Today is A Day Without A Woman, a day of protest against the new government, which also coincides with International Women’s Day. The movement is designed to be: “a day of action to spotlight the economic power and value of women and their contributions to society in paid and unpaid labor” as well as highlight issues of gender violence, reproductive freedom, labor rights and environmental protections.
When I think of a women’s strike I am always reminded of the Greek play Lysistrata – now those of you familiar with the play may find this connection superficially offensive, but please bear with me.
The Lysistrata is the first Old Greek Comedy I had ever really encountered. I remember being assigned it the first year of Grad school, and being a poor, struggling student, I would download free copies of texts where I could. I opened the first copy and read a couple of pages, and was shocked at the bawdy and graphic nature of the prose. My first thought was I must have downloaded a defective copy, a parody translation or the like. It wasn’t till my third copy, and I’d shelled out a couple of dollars for an Amazon kindle version, from a reputable publisher, that I realized it was authentically ribald and lewd.
The Lysistrata was written by Aristophanes, and originally performed in 411 BCE. It is set in Greece during the Peloponnesian War, and starts with a council of women from the various regions who are discussing ways to persuade their husband’s to end the war. One of the orator’s, Lysistrata, convinces the other women that they should go on strike, and withhold sex from their husband’s until they agree to a truce. As the play progresses we see the struggle between the sexes, until it finally culminates in a meeting between delegates of Athens and Sparta who agree to meet Lysistrata at the Akropolis. Both delegates arrive sporting massive erections, and Lysistrata arrives with her naked handmaiden, Peace, whose body she uses as a prop as she lectures them all on the evils of the war until they concede to her, and call a truce.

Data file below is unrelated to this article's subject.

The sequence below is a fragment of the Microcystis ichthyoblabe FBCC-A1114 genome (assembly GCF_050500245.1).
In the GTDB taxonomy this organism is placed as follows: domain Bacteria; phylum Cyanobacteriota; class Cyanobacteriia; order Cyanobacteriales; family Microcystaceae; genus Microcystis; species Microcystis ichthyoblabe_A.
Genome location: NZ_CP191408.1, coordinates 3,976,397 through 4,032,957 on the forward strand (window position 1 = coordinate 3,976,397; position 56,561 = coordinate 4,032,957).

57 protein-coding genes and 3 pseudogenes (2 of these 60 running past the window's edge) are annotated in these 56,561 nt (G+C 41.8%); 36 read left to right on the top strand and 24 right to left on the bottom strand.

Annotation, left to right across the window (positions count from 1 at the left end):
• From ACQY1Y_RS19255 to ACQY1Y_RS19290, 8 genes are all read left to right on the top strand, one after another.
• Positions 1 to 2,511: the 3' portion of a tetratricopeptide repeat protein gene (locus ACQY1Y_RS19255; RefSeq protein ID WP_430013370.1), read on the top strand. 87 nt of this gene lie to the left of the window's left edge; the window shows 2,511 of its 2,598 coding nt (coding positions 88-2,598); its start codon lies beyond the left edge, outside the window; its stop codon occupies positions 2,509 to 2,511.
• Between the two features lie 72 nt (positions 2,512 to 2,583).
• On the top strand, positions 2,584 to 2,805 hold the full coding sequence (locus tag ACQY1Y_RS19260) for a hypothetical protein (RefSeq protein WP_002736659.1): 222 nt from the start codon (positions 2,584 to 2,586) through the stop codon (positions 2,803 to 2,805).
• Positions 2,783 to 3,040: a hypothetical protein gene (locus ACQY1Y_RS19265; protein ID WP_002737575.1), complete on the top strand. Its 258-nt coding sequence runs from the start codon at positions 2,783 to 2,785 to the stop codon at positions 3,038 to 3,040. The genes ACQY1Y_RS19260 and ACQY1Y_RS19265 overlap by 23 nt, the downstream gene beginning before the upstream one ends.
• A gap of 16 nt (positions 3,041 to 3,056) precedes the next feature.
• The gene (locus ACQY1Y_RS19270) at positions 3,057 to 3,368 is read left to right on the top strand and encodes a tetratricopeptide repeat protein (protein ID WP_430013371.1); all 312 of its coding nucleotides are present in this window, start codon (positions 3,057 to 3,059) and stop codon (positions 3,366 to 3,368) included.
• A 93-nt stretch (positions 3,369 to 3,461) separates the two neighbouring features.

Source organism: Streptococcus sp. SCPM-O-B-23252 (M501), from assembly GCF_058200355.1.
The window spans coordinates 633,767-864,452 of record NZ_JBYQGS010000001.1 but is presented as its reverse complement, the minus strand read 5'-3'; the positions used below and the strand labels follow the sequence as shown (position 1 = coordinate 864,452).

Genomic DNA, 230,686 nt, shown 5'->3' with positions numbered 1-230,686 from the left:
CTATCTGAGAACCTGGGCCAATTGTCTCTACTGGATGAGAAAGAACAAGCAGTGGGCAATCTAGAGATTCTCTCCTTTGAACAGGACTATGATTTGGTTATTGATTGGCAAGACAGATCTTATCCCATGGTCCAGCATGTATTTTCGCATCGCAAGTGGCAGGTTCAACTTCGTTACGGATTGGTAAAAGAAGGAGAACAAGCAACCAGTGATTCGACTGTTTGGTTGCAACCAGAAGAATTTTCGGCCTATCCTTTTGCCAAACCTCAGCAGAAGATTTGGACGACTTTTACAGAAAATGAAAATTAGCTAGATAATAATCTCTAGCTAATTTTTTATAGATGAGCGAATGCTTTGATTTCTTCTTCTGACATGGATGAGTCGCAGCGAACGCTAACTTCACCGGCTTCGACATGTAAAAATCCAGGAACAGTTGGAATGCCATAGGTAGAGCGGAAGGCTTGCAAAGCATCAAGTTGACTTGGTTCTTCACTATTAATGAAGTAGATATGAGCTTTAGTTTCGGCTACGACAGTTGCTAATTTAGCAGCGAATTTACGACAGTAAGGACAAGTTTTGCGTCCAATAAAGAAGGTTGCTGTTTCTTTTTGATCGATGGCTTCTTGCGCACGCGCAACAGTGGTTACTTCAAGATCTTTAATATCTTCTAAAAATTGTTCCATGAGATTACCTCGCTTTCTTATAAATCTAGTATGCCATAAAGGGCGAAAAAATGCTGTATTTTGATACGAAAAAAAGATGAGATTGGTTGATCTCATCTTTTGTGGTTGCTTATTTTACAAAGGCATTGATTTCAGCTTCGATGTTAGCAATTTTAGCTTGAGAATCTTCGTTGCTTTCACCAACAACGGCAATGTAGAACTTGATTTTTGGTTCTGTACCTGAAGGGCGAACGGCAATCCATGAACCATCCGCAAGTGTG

I can see how drawing parallels to today’s call to action, and this play from the past, can be seen as offensive, so it is important to remember that the play was a classical comedy. It was designed, through the vehicle of laughter, to allow a reflection upon society that may not be possible through traditional means, much in the way political satire works today. If you read the play it is actually a discourse on the many ways women in ancient Greece were taken for granted, undervalued, restricted, and mistreated – many of the same complaints we still have, 2,500 thousand years later!
I would like to think that we have progressed, that women are now holding more powerful, and societally important positions, and are establishing autonomy and economic freedom. Women are, but sadly, for many people within the establishment we are seen as nothing but walking vaginas that require regulation.
The other point I would like to make about the play is that it was performed at The Festival of the Greater Dionysia, a state run institution that was attended annually by most of those in power. The tradition of comedy allowed both the airing of minority views, and (as long as it wasn’t complete slander) a way to criticize those who were in power. The fact that these plays were an important part of the Greek calendar, and were funded by the state, demonstrates the confidence that comes with a full democracy, something we still have to defend today.